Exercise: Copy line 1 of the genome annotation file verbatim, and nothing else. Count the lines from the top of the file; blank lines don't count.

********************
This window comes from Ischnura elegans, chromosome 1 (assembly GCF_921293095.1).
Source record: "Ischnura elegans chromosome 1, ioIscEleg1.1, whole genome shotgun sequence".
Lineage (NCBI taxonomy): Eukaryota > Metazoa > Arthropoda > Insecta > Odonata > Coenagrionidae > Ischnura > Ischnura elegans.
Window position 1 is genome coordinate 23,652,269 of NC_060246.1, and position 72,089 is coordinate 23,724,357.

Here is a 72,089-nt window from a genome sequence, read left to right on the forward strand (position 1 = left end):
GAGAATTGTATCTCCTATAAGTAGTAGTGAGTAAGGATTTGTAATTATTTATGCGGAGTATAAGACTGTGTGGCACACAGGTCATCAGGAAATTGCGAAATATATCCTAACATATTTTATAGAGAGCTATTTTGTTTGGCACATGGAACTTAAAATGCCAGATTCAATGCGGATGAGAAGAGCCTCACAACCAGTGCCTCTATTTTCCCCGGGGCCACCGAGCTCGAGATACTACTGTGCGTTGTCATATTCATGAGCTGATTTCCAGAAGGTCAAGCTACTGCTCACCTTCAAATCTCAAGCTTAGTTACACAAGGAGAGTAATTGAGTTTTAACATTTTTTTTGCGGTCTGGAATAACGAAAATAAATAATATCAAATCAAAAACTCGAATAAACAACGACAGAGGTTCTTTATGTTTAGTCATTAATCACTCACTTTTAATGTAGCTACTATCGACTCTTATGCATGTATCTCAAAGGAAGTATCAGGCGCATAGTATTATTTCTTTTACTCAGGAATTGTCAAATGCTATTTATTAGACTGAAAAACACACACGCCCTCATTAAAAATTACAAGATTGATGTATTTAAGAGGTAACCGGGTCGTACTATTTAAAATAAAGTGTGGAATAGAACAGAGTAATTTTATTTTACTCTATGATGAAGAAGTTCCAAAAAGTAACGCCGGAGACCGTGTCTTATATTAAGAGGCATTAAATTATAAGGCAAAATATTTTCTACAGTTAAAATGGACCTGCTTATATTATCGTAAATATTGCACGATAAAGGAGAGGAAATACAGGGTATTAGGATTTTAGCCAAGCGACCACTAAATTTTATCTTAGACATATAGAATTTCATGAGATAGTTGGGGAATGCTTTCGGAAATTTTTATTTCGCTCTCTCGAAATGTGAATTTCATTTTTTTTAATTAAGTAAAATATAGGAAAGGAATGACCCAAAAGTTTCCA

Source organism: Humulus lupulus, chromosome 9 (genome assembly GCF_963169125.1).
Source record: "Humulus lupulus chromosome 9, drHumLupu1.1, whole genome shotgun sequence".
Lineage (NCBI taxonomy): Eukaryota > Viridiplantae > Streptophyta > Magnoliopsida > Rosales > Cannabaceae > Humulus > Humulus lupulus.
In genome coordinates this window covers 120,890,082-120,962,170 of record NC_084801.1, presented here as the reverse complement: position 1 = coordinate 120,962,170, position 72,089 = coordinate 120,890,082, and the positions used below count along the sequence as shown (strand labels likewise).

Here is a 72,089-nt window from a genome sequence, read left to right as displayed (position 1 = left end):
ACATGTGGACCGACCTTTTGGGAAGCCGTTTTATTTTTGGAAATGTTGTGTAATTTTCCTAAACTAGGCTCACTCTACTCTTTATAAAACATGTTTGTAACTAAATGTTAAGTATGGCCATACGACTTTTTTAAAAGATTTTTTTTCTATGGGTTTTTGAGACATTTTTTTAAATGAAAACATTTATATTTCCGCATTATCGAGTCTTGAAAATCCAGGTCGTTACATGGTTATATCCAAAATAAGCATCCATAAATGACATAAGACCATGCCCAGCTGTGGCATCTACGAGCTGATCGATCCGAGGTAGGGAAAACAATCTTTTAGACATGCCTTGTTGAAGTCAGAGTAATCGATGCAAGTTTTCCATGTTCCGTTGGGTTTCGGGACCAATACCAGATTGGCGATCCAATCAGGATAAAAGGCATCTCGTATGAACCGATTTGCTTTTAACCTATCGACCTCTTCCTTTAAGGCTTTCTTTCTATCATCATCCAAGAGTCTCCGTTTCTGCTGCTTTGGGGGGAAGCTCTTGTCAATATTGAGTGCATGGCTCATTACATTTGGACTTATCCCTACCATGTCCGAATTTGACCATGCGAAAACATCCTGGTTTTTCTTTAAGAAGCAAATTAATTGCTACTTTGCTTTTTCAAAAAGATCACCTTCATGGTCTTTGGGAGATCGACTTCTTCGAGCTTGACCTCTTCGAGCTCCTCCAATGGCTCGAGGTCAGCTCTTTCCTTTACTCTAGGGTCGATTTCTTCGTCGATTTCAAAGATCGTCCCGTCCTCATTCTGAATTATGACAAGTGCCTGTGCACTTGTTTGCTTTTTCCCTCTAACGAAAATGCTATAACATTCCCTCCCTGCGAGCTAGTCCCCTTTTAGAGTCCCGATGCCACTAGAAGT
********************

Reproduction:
This window comes from Ischnura elegans, chromosome 1 (assembly GCF_921293095.1).